Often, compliance and safety go hand-in-hand. This leads us to believe they are the same thing. Occasionally they are not; and when that’s the case, it is our duty to place SAFETY above Compliance.
Relief Piping Termination – A worked example
Here’s a picture of a relief termination found in the field…
Notice that the relief termination is cut at a 45 degree angle with the opening facing down. As shown below, this is one of the many termination methods described in the IIAR’s Piping Handbook
Our RAGAGEP is IIAR 2-2014a which states:
IIAR 2 2014a 184.108.40.206* The termination of the discharge shall be directed upward and arranged to avoid spraying ammonia on persons in the vicinity.
Note: In the informative appendix “IIAR 2 2014a A.220.127.116.11 The termination of discharge is considered the final several feet of the relief piping. The vent end point of relief piping may include a design to prevent rain and snow from entering. Many designs provide a method to prevent rain and snow from entering. The design at the vent end point may be a “tee” diffuser…”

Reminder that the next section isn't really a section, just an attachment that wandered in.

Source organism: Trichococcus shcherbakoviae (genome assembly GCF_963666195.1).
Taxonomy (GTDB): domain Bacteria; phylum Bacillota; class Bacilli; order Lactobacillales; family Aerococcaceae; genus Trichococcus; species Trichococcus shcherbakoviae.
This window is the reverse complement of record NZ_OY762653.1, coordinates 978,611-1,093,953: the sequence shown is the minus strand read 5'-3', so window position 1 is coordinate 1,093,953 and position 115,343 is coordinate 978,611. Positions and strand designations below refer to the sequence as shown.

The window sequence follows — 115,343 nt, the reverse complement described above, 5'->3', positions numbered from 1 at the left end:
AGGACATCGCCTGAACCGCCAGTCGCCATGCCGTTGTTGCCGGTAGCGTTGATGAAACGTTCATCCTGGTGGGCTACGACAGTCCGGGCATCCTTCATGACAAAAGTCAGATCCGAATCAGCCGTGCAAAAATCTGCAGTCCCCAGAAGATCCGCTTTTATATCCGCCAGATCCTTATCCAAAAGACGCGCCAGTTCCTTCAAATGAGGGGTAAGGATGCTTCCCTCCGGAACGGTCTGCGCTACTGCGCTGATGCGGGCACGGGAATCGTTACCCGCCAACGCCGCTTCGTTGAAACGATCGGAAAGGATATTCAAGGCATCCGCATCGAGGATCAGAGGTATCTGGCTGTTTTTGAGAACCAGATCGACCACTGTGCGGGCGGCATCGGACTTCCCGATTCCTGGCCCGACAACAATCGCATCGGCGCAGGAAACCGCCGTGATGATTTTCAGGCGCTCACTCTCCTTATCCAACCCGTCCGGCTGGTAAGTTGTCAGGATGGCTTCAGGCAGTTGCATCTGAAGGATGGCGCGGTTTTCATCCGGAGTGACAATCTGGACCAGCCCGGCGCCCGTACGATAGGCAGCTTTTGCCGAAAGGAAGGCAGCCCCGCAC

Reasonable people can disagree and often PSM/RMP is about making a defensible case. To me, this relief termination is NOT compliant with IIAR 2 2014a 18.104.22.168 because the release will be directed DOWNWARD at a 45 degree angle directly at a roof where we know we will occasionally have service personnel.
Regardless of where you come down on the compliance issue, being compliant does not mean you are safe.
To put it another way, the danger posed by NH3 being released towards the roof and service personnel doesn’t go away even if you believe the arrangement shown above is compliant with IIAR 2 2014a 22.214.171.124.
You’d still have to analyze this hazard and attempt to control it.
Note: You could easily modify this arrangement like the picture below to be both compliant AND safe.
By adding a small elbow they’ve directed the flow upwards and arranged to avoid spraying ammonia on persons in the vicinity